houses under a magnifying glass

How to put a home inspection to work for you

By Laura Kapp

January 2021

You’ve found the perfect house. Your offer is accepted. And then you get the 50-page inspection report.

“Whatever you do, don’t freak out!  You’re paying your inspector to thoroughly review the condition of the house,” commented Jim Fisher, real estate agent with Shorewest Realtors in Cedarburg, Wis.

Technology makes it easier for inspectors to provide thoroughly detailed inspections, complete with photos. But when you get that comprehensive list of flaws in your potential new home, it’s easy to start questioning your decision.

Find out what’s cosmetic, a maintenance issue or a major defect

Amy Jewell, who has bought and sold 3 houses in 2 different states over the past 4 years, noted that it’s important to be there during the inspection. “You will always have stuff in your house that you will eventually have to fix. At least you know what you are getting into,” she said.

That’s exactly the point, Jim Fisher said. He suggested that you use the inspection to detail the major defects in the house: “Your real estate agent can help you understand the difference between what’s cosmetic that can be overlooked, what’s maintenance to keep in mind for the future and what is a major defect that should be fixed right now.” 

According to the American Society of Home Inspectors (ASHI), the most important items to be inspected in your potential new home are the roof, foundation, and mechanical systems such as heating, cooling, plumbing and electrical. You should also be aware of issues with radon, lead paint, asbestos and potable drinking water. 

Can you back out of buying a house after the inspection? 

If you include an inspection contingency in your offer to buy, you may be able to walk away from the sale if there are “defects” listed in the inspection report. “It’s important to understand what a defect actually is before writing an offer,” Jim said. Check out the definition of “defect” in a typical Offer to Purchase: Defect means a condition that would have a significant adverse effect on the value of the Property; that would significantly impact the health or safety of future occupants, or that if not repaired, removed or replaced would significantly shorten or adversely affect the expected normal life of the premises.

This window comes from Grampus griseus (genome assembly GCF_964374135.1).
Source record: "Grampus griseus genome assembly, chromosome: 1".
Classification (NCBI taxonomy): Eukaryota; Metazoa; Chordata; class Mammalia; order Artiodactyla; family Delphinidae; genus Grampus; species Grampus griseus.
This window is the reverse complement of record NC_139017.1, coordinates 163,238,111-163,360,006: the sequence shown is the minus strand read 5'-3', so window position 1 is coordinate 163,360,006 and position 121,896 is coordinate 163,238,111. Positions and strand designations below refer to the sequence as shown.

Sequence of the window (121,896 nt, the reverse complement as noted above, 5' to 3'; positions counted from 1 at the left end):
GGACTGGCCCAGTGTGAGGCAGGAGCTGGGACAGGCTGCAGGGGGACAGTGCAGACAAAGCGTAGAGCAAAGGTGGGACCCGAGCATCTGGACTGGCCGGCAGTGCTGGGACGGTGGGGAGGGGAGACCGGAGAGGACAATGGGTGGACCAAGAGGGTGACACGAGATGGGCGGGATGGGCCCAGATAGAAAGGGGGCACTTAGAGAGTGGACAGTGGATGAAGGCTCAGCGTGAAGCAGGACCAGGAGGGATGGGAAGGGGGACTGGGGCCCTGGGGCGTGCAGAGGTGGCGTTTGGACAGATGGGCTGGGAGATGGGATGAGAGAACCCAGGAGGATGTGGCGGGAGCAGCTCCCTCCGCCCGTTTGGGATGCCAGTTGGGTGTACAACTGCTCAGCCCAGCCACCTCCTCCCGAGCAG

Jim also noted that most offers include a “right to cure,” which means the sellers have the option to fix any of the issues. “In a competitive market, most sellers will not accept an offer without this option,” he said.

Stephanie and Andrew Budnik recently put an offer on a Muskego, Wis. home built in 2005, but the inspection was uncomfortable. “I was overwhelmed. The house was so flawed, and he pointed out so many things, I was stressed out,” Stephanie said. They ultimately used the inspection report to back out of the sale.

It was an uncomfortable situation, but looking back, the inspector was right. “Those sellers refused to fix anything or drop the price. The house was poorly constructed and needed a new roof, siding and windows, a total of $30,000 in repairs, which was over our budget. We found out later that the house finally sold at a lower price, just not to us!” Stephanie said.

On the other hand, an emotional reaction to a lengthy inspection report could cost you a perfectly good house. Jim said he worked with first-time homebuyers who overreacted when they saw all the miscellaneous things that were wrong with the house. There were no major defects, but they opted out. “And they regretted that decision! Because they eventually had to settle for a smaller, not-as-nice house at a higher price,” Jim said.